Marital Gridlock And Growing Up

Communication, Relationship Design, Sex and Intimacy

Yesterday’s post on marital gridlock was a bit heavy. I realized going in to the topic that it would be a difficult concept to convey. Today, I want to clarify a bit more about gridlock and its role in growing up within marriage.
First, lets reinforce the belief that marriage is indeed designed to grow us up into better people. It’s not about happiness, or completion, or stability – it’s about growth. These aspects are present at times, but they’re not the ultimate purpose of marriage.
If you buy into this belief, then you have to add to it the fusion fantasy we all bring into marriage. The belief that we will be one with our partner and live a tightly choreographed life together. As if we could read their mind, or they could read ours. The illusion of this connection is the source of much of the marital discord and gridlock in marriage.
To break free you must recognize the separateness between you and your spouse, and not react to the fear this separateness can produce.
So, marriage is about growing up and the mechanism for our growth is the constant push and pull of our own desire for separateness and togetherness with our spouse. Gridlock in marriage results, and is increased, when we believe we can get our spouse to come around to our way of thinking on an issue. As if when they see our point of view they will accommodate us and the issue will go away.
Reality is, a majority of issues in marriage will not go away. In fact, John Gottman has discovered that roughly 2/3s of the issues we face in marriage are perpetual.
So if our problems won’t go away and my spouse isn’t going to think the same way as me (or always accommodate for my way of wanting things) what am I left to do?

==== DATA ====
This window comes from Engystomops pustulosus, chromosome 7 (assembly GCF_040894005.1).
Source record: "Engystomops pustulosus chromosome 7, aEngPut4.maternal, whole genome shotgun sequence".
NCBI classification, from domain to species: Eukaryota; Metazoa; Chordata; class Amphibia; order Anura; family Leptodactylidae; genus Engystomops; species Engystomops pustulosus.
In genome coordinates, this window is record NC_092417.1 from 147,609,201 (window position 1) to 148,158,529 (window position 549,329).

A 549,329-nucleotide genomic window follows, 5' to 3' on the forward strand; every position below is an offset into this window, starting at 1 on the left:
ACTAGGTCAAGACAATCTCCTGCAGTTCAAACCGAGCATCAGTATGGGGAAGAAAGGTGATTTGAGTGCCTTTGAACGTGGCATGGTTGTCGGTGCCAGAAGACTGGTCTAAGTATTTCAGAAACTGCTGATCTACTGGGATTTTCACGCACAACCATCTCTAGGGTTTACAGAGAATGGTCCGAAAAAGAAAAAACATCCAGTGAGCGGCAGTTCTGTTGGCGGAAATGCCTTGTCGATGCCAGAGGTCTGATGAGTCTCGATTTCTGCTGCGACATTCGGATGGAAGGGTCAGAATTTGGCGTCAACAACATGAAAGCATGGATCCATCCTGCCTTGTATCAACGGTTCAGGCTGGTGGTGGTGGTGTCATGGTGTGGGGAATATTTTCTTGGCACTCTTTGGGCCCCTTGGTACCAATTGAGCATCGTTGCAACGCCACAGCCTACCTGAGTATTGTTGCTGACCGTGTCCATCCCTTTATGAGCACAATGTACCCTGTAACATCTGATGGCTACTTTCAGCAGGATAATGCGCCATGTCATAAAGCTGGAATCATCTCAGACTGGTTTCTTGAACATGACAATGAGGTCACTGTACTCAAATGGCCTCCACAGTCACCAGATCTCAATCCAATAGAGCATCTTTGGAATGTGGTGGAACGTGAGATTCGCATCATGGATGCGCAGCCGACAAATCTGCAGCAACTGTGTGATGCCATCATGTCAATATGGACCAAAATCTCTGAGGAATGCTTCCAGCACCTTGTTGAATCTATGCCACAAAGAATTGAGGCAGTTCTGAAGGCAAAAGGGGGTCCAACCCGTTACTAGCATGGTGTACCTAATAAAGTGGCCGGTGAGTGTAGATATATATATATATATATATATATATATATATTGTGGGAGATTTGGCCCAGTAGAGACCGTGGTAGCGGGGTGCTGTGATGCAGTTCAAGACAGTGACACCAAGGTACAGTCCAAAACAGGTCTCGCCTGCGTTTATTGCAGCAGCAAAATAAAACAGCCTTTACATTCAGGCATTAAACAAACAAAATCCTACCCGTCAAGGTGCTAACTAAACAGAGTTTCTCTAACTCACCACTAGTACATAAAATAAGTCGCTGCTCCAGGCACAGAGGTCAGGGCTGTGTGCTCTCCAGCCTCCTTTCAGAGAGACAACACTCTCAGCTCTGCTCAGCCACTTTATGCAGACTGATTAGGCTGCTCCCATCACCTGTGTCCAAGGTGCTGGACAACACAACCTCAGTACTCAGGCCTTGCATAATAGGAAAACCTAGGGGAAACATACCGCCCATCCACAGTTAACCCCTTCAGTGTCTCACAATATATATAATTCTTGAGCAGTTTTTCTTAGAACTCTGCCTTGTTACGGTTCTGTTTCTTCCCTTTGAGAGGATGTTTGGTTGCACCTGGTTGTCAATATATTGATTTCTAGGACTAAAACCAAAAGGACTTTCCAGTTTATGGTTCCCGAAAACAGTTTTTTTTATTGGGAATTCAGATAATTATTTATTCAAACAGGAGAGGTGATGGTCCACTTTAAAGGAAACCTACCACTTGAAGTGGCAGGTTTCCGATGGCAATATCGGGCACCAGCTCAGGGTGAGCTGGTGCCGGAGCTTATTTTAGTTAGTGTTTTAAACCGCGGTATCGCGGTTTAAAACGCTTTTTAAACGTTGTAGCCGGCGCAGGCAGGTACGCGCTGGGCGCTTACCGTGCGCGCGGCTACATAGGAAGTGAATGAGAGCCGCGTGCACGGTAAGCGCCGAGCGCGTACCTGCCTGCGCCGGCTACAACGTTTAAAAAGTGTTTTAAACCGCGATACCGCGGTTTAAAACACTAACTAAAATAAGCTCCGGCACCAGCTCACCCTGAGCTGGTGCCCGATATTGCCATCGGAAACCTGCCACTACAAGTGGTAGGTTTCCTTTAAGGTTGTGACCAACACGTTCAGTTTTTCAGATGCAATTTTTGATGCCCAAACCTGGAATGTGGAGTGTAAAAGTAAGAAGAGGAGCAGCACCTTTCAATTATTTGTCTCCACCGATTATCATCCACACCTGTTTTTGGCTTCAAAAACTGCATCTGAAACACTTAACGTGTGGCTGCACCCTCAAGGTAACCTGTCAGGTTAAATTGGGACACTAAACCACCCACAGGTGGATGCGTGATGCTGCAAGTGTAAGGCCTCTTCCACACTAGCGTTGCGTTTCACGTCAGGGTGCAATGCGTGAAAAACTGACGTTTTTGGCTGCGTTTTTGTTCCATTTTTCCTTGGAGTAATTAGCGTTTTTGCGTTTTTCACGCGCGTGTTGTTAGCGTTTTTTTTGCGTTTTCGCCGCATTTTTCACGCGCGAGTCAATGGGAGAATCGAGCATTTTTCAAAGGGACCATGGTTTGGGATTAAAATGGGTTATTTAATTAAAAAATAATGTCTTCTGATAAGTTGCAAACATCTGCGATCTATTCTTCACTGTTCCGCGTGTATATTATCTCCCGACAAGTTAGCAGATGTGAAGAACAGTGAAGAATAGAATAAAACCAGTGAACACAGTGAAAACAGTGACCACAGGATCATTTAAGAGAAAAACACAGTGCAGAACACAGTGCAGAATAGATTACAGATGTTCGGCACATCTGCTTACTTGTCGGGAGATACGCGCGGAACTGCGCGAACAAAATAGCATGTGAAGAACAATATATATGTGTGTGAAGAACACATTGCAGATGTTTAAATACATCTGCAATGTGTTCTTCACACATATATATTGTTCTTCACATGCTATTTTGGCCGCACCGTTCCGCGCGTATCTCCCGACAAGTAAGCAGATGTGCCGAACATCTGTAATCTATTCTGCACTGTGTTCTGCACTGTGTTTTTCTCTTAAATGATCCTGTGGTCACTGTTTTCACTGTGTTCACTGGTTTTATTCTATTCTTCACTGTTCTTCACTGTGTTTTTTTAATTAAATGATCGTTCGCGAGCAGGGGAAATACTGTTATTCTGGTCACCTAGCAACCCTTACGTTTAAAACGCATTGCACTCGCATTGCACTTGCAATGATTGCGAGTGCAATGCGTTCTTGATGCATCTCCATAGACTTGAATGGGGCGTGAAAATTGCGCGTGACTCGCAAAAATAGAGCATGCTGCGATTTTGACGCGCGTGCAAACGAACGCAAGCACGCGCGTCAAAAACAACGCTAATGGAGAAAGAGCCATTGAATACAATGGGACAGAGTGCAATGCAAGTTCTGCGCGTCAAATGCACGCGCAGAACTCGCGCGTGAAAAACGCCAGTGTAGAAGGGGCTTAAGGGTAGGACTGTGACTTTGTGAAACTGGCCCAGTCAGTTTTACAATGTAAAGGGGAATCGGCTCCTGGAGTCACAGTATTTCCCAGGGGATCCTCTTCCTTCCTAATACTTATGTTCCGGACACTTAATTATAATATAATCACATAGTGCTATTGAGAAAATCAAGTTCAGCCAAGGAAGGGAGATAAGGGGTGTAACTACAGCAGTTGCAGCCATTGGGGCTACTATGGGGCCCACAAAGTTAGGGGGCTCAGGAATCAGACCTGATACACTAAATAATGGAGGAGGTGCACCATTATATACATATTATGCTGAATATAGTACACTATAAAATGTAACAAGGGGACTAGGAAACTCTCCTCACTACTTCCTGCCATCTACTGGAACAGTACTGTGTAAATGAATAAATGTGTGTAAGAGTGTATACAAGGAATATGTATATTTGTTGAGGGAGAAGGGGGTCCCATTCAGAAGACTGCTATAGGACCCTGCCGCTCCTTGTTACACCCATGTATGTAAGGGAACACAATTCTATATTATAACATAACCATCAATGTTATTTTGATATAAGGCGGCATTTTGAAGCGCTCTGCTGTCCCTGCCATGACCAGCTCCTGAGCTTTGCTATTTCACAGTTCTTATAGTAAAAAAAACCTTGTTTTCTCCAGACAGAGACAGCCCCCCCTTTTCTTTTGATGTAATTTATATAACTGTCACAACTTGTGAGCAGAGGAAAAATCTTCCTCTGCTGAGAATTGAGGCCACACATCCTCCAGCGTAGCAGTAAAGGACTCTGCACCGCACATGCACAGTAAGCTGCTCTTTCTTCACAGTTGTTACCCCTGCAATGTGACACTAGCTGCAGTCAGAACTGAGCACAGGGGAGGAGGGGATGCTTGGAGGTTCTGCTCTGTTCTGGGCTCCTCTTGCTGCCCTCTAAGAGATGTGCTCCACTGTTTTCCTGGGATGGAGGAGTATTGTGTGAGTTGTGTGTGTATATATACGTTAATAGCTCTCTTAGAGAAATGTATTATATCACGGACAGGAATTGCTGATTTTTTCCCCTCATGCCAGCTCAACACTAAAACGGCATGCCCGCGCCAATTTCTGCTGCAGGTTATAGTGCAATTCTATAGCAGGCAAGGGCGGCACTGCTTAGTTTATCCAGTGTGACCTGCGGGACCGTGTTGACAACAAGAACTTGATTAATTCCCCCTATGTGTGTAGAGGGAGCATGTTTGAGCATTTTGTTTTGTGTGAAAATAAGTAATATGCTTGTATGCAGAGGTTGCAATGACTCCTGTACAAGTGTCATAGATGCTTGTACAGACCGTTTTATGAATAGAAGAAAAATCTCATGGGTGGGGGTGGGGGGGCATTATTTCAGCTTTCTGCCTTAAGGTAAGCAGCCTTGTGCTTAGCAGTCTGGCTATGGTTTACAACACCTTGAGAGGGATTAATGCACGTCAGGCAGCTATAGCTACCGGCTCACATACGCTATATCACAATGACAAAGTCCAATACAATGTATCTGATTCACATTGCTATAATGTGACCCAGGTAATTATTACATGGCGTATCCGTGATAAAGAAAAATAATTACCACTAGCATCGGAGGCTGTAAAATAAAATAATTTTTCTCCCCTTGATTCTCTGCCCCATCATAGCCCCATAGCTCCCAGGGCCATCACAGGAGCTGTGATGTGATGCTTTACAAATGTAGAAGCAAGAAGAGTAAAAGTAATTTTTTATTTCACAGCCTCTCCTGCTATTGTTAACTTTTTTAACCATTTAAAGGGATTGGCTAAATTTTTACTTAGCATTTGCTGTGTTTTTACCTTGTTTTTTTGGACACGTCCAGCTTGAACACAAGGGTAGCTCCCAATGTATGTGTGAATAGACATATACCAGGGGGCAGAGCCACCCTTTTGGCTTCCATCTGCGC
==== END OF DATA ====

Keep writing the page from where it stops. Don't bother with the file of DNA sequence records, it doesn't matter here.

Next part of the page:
There are four possible responses:

  • Dominate my partner,
  • Submit to my partner,
  • Withdraw physically or emotionally from the relationship, or
  • Grow up.

David Schnarch refers to this kind of dilemma as a cruciblea severe test of our selfhood and personal integrity that is built into emotionally committed relationships.
So how exactly does this play out in the process of marriage? Let’s look at the fictional story of a married couple.
Steve married Michelle when they were in their early 20s. Neither had experienced the world nor life on their own away from their family of origin, and both entered marriage with the naive belief that life would be wedded bliss, aside from the silly arguments that occasionally would surface.
Steve realized early on the push and pull his relationship with Michelle had on him and he fought the forces by avoiding, both emotionally and physically. He would seek out Michelle when he wanted something from her, and push her away or avoid her when she wanted something from him.
It wasn’t long before some chronic issues surfaced between them – particularly in sex and sexual desire.
There were heated discussions surrounding their differences in desire for sex. Michelle frequently avoided the discussion and rarely initiated sex (or fully engaged in the sex that occurred) because sex was largely focused on Steve’s needs, not hers.
Steve and Michelle fell into the common and ineffective pattern of sexual interaction referred to by Schnarch as the devil’s pact. Steve would complain that Michelle never initiated sex, to which Michelle would respond, “You never give me the chance to initiate because you’re always initiating.”